Magic Lantern Tales: darkness, disorientation and delight from Cheryl Frances-Hoad

“It produces Effects not only very delightful, but to such as know the contrivance, very wonderful; so that Spectators, not well versed in Opticks, that could see the various Apparitions and Disappearances, the Motions, Changes and Actions, that may this way be presented, would readily believe them super-natural and miraculous.”

A lunchtime feast of English song: Lucy Crowe and Joseph Middleton at Wigmore Hall

The September sunshine that warmed Wigmore Street during Monday’s lunch-hour created the perfect ambience for this thoughtfully compiled programme of seventeenth- and twentieth-century English song presented by soprano Lucy Crowe and pianist Joseph Middleton at Wigmore Hall.

O18: Mad About Lucia

Opera Philadelphia has mounted as gripping and musically ravishing an account of Lucia di Lammermoor as is imaginable.

O18 Poulenc Evening: Moins C’est Plus

In Opera Philadelphia’s re-imagined La voix humaine, diva Patricia Racette had a tough “act” to follow ...

O18: Unsettling, Riveting Sky on Swings

Opera Philadelphia’s annual festival set the bar very high even by its own gold standard, with a troubling but mesmerizing world premiere, Sky on Wings.

Vaughan Williams: A Sea Symphony — Martyn Brabbins BBCSO

From Hyperion, an excellent new Ralph Vaughan Williams A Sea Symphony with Martyn Brabbins conducting the BBC Symphony Orchestra and BBC Symphony Chorus, Elizabeth Llewellyn and Marcus Farnsworth soloists. This follows on from Brabbins’s highly acclaimed Vaughan Williams Symphony no 2 "London" in the rarely heard 1920 version.

Simon Rattle — Birtwistle, Holst, Turnage, and Britten

Sir Simon Rattle and the London Symphony Orchestra marked the opening of the 2018-2019 season with a blast. Literally, for Sir Harrison Birtwistle's new piece Donum Simoni MMXVIII was an explosion of brass — four trumpets, trombones, horns and tuba, bursting into the Barbican Hall. When Sir Harry makes a statement, he makes it big and bold !

OPERA TODAY ARCHIVES »

Reviews

20 Sep 2017

Philly Flute’s Fast and Furious Frills

If you never thought opera could make your eyes cross with visual sensory over load, you never saw Opera Philadelphia’s razzle-dazzle The Magic Flute.

The Magic Flute at Opera Philadelphia

A review by James Sohre

Above: Jarrett Ott as Papageno [All photos courtesy of Opera Philadelphia]

 

The O17 festival has appropriated Barry Koskie’s acclaimed eye-popping production and cast it from strength with some of the finest young singers to be found on today’s opera stages. Mr. Koskie has co-directed with Suzanne Andrade and the pair has collaborated closely with the prodigiously gifted animator Paul Barritt to create a non-stop display of morphing projections that are both the production’s unique achievement and ultimately, its weakness.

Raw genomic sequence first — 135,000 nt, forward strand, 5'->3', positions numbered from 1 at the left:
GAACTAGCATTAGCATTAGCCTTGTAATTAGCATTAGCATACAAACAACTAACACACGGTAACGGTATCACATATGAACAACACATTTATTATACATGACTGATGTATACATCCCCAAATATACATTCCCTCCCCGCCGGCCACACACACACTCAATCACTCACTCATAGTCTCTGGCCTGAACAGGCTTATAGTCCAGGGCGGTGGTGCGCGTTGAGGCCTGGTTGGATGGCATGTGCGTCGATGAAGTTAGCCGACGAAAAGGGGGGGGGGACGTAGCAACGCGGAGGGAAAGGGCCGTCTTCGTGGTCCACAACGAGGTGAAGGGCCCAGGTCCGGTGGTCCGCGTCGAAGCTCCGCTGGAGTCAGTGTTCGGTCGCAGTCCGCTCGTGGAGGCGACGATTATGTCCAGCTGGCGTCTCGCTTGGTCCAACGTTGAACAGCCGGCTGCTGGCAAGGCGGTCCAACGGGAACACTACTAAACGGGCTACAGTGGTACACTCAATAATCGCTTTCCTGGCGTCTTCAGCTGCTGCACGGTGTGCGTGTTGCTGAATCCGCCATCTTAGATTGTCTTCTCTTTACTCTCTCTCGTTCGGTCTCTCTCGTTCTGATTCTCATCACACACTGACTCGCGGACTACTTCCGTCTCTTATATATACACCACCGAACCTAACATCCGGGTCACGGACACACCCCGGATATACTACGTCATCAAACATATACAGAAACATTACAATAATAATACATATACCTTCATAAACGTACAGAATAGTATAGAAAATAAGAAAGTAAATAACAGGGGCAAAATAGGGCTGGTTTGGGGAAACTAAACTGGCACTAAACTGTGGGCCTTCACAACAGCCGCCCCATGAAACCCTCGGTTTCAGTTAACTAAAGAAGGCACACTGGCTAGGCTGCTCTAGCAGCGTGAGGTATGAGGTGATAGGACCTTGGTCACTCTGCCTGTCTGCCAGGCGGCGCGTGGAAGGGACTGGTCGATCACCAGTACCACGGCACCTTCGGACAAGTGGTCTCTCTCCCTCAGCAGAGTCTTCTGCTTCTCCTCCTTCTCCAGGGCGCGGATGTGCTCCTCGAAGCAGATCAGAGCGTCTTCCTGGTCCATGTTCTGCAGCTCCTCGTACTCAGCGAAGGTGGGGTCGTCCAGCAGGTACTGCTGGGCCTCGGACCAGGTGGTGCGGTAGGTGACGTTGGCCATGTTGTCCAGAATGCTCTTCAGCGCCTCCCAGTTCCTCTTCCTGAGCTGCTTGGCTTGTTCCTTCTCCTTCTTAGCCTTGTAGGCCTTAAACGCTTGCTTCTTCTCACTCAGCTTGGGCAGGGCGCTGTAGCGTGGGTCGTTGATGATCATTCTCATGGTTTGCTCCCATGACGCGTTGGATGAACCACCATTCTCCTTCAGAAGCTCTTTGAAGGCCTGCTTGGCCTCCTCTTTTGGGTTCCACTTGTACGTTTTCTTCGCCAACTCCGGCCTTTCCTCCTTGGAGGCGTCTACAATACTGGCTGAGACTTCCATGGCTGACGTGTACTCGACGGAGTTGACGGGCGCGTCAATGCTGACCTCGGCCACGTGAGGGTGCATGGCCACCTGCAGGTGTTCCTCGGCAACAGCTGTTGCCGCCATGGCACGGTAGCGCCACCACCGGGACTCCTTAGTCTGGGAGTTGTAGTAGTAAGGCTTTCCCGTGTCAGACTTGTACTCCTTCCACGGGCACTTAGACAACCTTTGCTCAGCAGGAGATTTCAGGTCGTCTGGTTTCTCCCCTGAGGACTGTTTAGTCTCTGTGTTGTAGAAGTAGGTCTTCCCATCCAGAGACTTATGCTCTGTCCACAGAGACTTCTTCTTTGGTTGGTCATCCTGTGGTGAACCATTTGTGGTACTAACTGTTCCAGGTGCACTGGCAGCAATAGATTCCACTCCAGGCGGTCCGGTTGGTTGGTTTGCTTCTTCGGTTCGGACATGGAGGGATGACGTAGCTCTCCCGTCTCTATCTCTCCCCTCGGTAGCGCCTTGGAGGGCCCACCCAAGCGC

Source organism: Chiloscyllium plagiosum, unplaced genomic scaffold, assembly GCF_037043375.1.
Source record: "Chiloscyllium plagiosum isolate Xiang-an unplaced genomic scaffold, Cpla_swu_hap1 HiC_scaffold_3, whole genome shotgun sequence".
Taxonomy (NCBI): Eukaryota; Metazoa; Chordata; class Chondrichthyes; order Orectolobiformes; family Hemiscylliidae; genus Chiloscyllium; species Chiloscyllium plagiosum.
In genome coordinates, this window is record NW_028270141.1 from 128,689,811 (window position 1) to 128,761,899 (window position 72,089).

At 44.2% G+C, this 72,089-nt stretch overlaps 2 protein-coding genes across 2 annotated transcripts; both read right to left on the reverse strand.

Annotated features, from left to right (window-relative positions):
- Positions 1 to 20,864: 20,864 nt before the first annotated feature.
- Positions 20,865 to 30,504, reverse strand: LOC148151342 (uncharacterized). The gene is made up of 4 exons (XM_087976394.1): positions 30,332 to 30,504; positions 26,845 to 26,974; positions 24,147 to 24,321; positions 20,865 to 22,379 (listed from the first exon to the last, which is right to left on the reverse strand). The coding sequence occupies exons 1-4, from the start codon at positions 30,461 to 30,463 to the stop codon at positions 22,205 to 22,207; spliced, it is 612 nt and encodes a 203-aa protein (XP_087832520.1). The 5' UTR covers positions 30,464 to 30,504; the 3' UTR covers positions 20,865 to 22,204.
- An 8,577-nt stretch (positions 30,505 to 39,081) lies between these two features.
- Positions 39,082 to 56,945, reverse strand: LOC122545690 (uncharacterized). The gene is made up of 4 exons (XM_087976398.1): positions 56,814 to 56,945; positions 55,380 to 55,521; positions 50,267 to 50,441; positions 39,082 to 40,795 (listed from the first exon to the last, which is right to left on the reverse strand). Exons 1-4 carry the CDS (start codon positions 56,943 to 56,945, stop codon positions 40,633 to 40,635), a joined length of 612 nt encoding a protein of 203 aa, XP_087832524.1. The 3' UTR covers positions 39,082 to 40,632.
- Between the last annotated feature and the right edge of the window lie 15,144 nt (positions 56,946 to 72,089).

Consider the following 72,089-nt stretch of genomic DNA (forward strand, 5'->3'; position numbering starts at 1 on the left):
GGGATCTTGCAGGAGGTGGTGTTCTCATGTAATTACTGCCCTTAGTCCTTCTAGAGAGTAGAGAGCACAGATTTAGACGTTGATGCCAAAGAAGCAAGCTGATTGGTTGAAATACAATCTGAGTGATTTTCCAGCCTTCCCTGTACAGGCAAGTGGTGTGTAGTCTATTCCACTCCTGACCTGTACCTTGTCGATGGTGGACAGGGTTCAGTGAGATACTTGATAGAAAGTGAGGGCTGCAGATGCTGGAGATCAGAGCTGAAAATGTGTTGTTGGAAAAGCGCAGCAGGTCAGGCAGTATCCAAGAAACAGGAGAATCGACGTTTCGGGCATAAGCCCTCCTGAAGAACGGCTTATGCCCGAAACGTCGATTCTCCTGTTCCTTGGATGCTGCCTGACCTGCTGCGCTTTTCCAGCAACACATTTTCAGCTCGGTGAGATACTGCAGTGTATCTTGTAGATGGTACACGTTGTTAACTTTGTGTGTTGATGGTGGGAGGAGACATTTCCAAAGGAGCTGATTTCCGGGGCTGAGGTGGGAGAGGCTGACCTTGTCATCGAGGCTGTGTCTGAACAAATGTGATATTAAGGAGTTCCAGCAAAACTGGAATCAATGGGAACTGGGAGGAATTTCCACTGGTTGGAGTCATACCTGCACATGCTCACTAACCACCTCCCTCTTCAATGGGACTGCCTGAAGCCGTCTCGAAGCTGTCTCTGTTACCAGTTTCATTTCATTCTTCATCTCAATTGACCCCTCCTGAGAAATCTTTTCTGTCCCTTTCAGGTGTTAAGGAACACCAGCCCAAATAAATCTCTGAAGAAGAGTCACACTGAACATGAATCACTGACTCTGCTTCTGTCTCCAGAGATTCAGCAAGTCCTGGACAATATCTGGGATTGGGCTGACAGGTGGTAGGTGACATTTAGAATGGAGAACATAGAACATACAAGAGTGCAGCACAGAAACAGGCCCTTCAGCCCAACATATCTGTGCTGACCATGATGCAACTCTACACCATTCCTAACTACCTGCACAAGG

Ben Bliss was a sweet-voiced Tamino, his pliant lyric tenor a perfect match for the Prince’s vocal demands. Mr. Bliss soared above the staff with an ingratiating ease of expression. Rachel Sterrenberg had a slower start as Pamina, her substantial soprano feeling its way through Bei Männern. As the show went on, Ms. Sterrenberg warmed to her task and settled in to provide a limpid, affecting Ach, ich fühl’s. In the final quartet Ben and Rachel’s intertwined lofty phrases fell quite wondrously on the ear.

Flute_OT2.pngQueen of the Night and Tamino

Jarrett Ott had all the wit and presence one could want in a Papageno, and you won’t often hear the role this well sung. Mr. Ott’s shining baritone has real star power and beauty. Olga Pudova was an audience favorite as a highly musical and secure Queen of the Night. Her pleasing tone and technical accomplishment made for two memorably accurate arias. Bass Peixin Chen did double duty as the Speaker (sung offstage) and Sarastro (sung mostly onstage). His weighty, orotund bass was darkly imposing, although it had a tendency to lumber a bit from note to note. Brenton Ryan’s well-projected, sizable tenor served Monostatos well, and his insinuating coloration of key phrases made for some inspired villainy.

The Three Ladies were a pleasantly compatible trio, with soprano Ashley Milanese a sprightly First Lady, mezzo Siena Miller holding her own in a solid turn as Second Lady, and mezzo Anastasiia Sidorova grounding the group with a firmly intoned Third Lady. The Three Spirits were a delight in their every appearance: AJ Owens, Damian Ferraro, and Patrick Corcoran were well schooled, pure-toned and cherubic. Ashley Robillard was such an appealingly pert soprano that she managed to score big as Papagena even though her role in this cutting was nearly non-existent.